Current Observations Across the State and in the Winter Wheat Variety Trials:
Note: special thanks to Karen Lackermann for this information and update.
We have started to receive some reports of powdery mildew on wheat, primarily in the northeastern part of the state and on susceptible varieties.  We have also noted this disease at the Lancaster and Chilton variety trial locations. Overall, the level of powdery mildew (both incidence and severity) has been low and not necessarily on the most critical leaves like flag leaf, flag-1 leaf, or flag-2.  The dry weather the past week or so seems to have limited disease development at this point in the growing season.
In observations for other diseases that can be controlled by foliar fungicides, we have noted the following at the winter wheat variety trials locations: septoria leaf blotch (Figure 2), wheat leaf rust (Figure 3), and wheat stripe rust (Figure 4).  Overall, the severity of these diseases has been rather low (1-2%).  In stems where the disease severity has been higher, the symptoms have been  observed mostly in the lower canopy.  Across the locations, we have noted wheat leaf rust at all four variety trial sites, however, the highest frequency of these observations have been from Janesville.  We have seen septoria leaf blotch at all of our trial locations except the Chilton.  
Figure 1. Powdery mildew of wheat.
Figure 2. Septoria leaf blotch of wheat.
Figure 3. Wheat leaf rust.
Figure 4. Wheat stripe rust.
As a reminder, in the March 26, 2009, Wisconsin Crop Manager article entitled, “Do I Need to Spray a Foliar Fungicide in Wheat in 2009?”, we provide information regarding thresholds for powdery mildew, septoria leaf blotch, and wheat leaf rust.  Current thresholds are also provided here to help guide decisions specific to Feekes 8 and post-Feekes 8 until Feekes 10.51 (flowering; Zadoks 60):
Powdery mildew, Feekes 8: check from the flag-2 leaf upward; the threshold is 5 pustules per leaf on the flag-2 leaf, on average.

Septoria leaf blocth, Feekes 8: check from the flag-2 leaf upward; the threshold is 25% of leaves with blotches.

Wheat leaf rust, Feekes 8: check from the flag-3 leaf upward; the threshold is 1 pustule per leaf, on average.

If wheat is already beyond Feekes 8, the recommendations up through Feekes 10.51 (flowering; Zadoks 60) are:

Powdery mildew, Feekes 8 until Feekes 10.51: check from the flag-1 leaf upward; the threshold is 5 pustules per leaf on the flag-2 leaf, on average.

Septoria leaf blocth, > Feekes 8 until Feekes 10.51: check from the flag-2 leaf upward; the threshold is 25% of leaves with blotches.

Wheat leaf rust, > Feekes 8 until Feekes 10.51: check from the flag-2 leaf upward; the threshold is 1 pustule per leaf, on average.


Making the decisions to spray a foliar fungicide during this time requires knowledge of the wheat variety, active scouting of multiple locations in a field, proper identification of diseases, and an accurate assessment of the most critical leaves.  For further information, this information is also discussed in a recent video available at the UW-Extension YouTube website:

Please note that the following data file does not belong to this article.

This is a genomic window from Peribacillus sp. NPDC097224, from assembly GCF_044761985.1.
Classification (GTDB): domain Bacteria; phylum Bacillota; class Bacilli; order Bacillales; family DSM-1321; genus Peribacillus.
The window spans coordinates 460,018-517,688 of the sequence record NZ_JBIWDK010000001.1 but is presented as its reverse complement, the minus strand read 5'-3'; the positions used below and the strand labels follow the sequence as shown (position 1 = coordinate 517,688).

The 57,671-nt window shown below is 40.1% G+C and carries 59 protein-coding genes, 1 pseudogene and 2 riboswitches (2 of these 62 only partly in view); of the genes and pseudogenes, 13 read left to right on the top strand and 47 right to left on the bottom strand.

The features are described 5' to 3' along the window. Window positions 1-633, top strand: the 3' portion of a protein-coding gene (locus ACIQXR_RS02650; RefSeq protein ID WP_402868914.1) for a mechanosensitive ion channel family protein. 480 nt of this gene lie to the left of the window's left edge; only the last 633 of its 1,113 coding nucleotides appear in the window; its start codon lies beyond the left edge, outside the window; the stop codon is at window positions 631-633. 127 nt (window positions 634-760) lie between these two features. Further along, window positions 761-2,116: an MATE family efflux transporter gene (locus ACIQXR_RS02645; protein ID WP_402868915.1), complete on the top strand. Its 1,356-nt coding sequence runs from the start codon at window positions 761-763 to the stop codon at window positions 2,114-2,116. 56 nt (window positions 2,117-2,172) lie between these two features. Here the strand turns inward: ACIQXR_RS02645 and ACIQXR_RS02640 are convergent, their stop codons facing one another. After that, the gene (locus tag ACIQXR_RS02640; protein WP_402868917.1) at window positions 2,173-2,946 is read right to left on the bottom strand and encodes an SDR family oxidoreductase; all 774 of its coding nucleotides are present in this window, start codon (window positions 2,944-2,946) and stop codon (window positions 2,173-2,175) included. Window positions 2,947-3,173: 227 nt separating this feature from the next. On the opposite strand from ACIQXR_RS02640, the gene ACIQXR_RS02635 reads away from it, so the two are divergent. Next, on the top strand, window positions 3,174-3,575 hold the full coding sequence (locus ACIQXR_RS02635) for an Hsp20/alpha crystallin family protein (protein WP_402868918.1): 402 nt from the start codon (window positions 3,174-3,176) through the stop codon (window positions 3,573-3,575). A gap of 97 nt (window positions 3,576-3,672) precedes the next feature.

Weather – May 18-25, 2009



Arlington:

Chilton:

Janesville:

Lancaster:

Weather 10-17 May 2009


Arlington:

Chilton:

Janesville:

Lancaster:
Add Image

Early Season Wheat Disease Assessments

Updated: 15 May

We have begun our early season wheat disease assessments at the winter wheat variety trials in Wisconsin. Our approach for disease assessments follows the recommendations we made in the March 26, 2009 Wisconsin Crop Manager article, entitled, “Do I Need to Spray a Foliar Fungicide in Wheat in 2009?” These assessments are also a part of the thesis research for Karen Lackermann, Plant Pathology, to improve the decision management system for controlling wheat diseases in Wisconsin.

At Janesville and Lancaster, wheat growth and development currently ranges from Feekes 4-5 (pseudostem erection; Zadoks 30) to Feekes 6 (1st detectable node; Zadoks 31). In our assessments at those two locations, we have found symptoms of the Septoria leaf blotch complex, leaf rust, and stripe rust. The level of disease is relatively low and specifically, we have only noted symptoms in the lower canopy and nothing on the newest emerged leaf. At this range of growth stages, we do not recommend the use of foliar fungicides for Septoria or the rust diseases. Scouting over the next two weeks, however, will help to determine if these diseases are increasing in the canopy. Furthermore, the use of the thresholds we outlined in our Wisconsin Crop Manager article can help determine the need for a foliar fungicide as we move into flag leaf emergence.    


We have also completed our first assessments at the Chilton variety trial location.  Wheat was at Feekes 4-5.  Similar to the other locations, we observed Septoria leaf blotch, leaf rust, and stripe rust.  Of all the samples we have assessed, only 1 had symptoms of leaf rust on the newest leaf. Our recommendation is similar to Janesville and Lancaster at the moment. 

We will continue our assessments for the rest of the growing season including Feekes 7 (2nd detectable node; Zadoks 32), Feekes 8-9 (flag leaf emergence; Zadoks 37-38), and Feekes 10.51-11.1 (flowering to soft dough; Zadoks 60-75) at all of the variety trial locations and will continue to update you all on how wheat diseases are progressing around the state.   

Weather, 3-9 May 2009

Arlington:


Chilton:


Janesville:


Lancaster: